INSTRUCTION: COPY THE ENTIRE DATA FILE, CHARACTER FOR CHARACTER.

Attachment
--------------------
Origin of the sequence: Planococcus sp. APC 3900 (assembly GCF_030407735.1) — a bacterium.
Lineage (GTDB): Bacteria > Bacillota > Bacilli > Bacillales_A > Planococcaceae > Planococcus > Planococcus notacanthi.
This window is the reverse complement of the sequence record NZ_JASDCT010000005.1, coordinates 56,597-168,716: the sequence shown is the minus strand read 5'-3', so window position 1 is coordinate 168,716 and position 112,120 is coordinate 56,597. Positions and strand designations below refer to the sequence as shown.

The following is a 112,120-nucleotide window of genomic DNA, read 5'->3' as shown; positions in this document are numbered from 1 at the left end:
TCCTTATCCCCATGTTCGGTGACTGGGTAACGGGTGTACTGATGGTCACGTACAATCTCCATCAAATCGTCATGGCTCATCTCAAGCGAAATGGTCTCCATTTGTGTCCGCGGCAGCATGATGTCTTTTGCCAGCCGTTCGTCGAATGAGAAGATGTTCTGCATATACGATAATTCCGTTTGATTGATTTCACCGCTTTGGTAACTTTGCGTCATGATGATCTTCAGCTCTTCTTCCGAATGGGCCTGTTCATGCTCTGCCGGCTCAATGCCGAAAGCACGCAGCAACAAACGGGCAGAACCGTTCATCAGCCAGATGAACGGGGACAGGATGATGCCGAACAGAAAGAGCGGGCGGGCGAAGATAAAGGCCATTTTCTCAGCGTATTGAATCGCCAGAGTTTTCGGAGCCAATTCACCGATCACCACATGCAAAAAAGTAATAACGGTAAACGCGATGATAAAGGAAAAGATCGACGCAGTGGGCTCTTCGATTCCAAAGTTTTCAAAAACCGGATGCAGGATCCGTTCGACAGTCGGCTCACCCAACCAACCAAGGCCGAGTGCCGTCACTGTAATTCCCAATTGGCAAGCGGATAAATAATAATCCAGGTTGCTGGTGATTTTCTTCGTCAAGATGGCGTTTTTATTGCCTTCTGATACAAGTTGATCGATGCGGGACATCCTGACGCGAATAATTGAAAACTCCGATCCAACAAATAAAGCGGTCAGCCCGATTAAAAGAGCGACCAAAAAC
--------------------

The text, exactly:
Origin of the sequence: Planococcus sp. APC 3900 (assembly GCF_030407735.1) — a bacterium.
Lineage (GTDB): Bacteria > Bacillota > Bacilli > Bacillales_A > Planococcaceae > Planococcus > Planococcus notacanthi.
This window is the reverse complement of the sequence record NZ_JASDCT010000005.1, coordinates 56,597-168,716: the sequence shown is the minus strand read 5'-3', so window position 1 is coordinate 168,716 and position 112,120 is coordinate 56,597. Positions and strand designations below refer to the sequence as shown.

The following is a 112,120-nucleotide window of genomic DNA, read 5'->3' as shown; positions in this document are numbered from 1 at the left end:
TCCTTATCCCCATGTTCGGTGACTGGGTAACGGGTGTACTGATGGTCACGTACAATCTCCATCAAATCGTCATGGCTCATCTCAAGCGAAATGGTCTCCATTTGTGTCCGCGGCAGCATGATGTCTTTTGCCAGCCGTTCGTCGAATGAGAAGATGTTCTGCATATACGATAATTCCGTTTGATTGATTTCACCGCTTTGGTAACTTTGCGTCATGATGATCTTCAGCTCTTCTTCCGAATGGGCCTGTTCATGCTCTGCCGGCTCAATGCCGAAAGCACGCAGCAACAAACGGGCAGAACCGTTCATCAGCCAGATGAACGGGGACAGGATGATGCCGAACAGAAAGAGCGGGCGGGCGAAGATAAAGGCCATTTTCTCAGCGTATTGAATCGCCAGAGTTTTCGGAGCCAATTCACCGATCACCACATGCAAAAAAGTAATAACGGTAAACGCGATGATAAAGGAAAAGATCGACGCAGTGGGCTCTTCGATTCCAAAGTTTTCAAAAACCGGATGCAGGATCCGTTCGACAGTCGGCTCACCCAACCAACCAAGGCCGAGTGCCGTCACTGTAATTCCCAATTGGCAAGCGGATAAATAATAATCCAGGTTGCTGGTGATTTTCTTCGTCAAGATGGCGTTTTTATTGCCTTCTGATACAAGTTGATCGATGCGGGACATCCTGACGCGAATAATTGAAAACTCCGATCCAACAAATAAAGCGGTCAGCCCGATTAAAAGAGCGACCAAAAAC